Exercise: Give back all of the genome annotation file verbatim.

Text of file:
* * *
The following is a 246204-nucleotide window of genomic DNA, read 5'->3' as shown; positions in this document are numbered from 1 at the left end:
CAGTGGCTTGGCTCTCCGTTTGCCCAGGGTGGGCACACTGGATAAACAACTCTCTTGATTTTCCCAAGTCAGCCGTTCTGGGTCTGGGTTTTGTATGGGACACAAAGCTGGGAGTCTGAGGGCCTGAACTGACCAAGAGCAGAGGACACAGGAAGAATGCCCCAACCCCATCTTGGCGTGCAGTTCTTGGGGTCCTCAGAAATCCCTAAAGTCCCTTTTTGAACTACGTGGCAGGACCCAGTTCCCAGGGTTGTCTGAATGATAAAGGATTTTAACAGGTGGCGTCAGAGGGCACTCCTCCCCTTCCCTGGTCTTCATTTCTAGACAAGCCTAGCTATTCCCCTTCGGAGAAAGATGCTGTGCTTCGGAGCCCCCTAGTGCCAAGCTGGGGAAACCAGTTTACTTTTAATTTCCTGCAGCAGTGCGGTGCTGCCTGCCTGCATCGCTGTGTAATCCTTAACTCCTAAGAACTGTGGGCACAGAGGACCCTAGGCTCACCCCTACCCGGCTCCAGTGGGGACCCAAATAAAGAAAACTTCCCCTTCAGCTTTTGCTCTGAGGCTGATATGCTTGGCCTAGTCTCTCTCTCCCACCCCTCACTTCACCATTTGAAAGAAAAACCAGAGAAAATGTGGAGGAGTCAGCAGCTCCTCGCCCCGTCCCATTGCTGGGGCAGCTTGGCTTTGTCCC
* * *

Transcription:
The following is a 246204-nucleotide window of genomic DNA, read 5'->3' as shown; positions in this document are numbered from 1 at the left end:
CAGTGGCTTGGCTCTCCGTTTGCCCAGGGTGGGCACACTGGATAAACAACTCTCTTGATTTTCCCAAGTCAGCCGTTCTGGGTCTGGGTTTTGTATGGGACACAAAGCTGGGAGTCTGAGGGCCTGAACTGACCAAGAGCAGAGGACACAGGAAGAATGCCCCAACCCCATCTTGGCGTGCAGTTCTTGGGGTCCTCAGAAATCCCTAAAGTCCCTTTTTGAACTACGTGGCAGGACCCAGTTCCCAGGGTTGTCTGAATGATAAAGGATTTTAACAGGTGGCGTCAGAGGGCACTCCTCCCCTTCCCTGGTCTTCATTTCTAGACAAGCCTAGCTATTCCCCTTCGGAGAAAGATGCTGTGCTTCGGAGCCCCCTAGTGCCAAGCTGGGGAAACCAGTTTACTTTTAATTTCCTGCAGCAGTGCGGTGCTGCCTGCCTGCATCGCTGTGTAATCCTTAACTCCTAAGAACTGTGGGCACAGAGGACCCTAGGCTCACCCCTACCCGGCTCCAGTGGGGACCCAAATAAAGAAAACTTCCCCTTCAGCTTTTGCTCTGAGGCTGATATGCTTGGCCTAGTCTCTCTCTCCCACCCCTCACTTCACCATTTGAAAGAAAAACCAGAGAAAATGTGGAGGAGTCAGCAGCTCCTCGCCCCGTCCCATTGCTGGGGCAGCTTGGCTTTGTCCC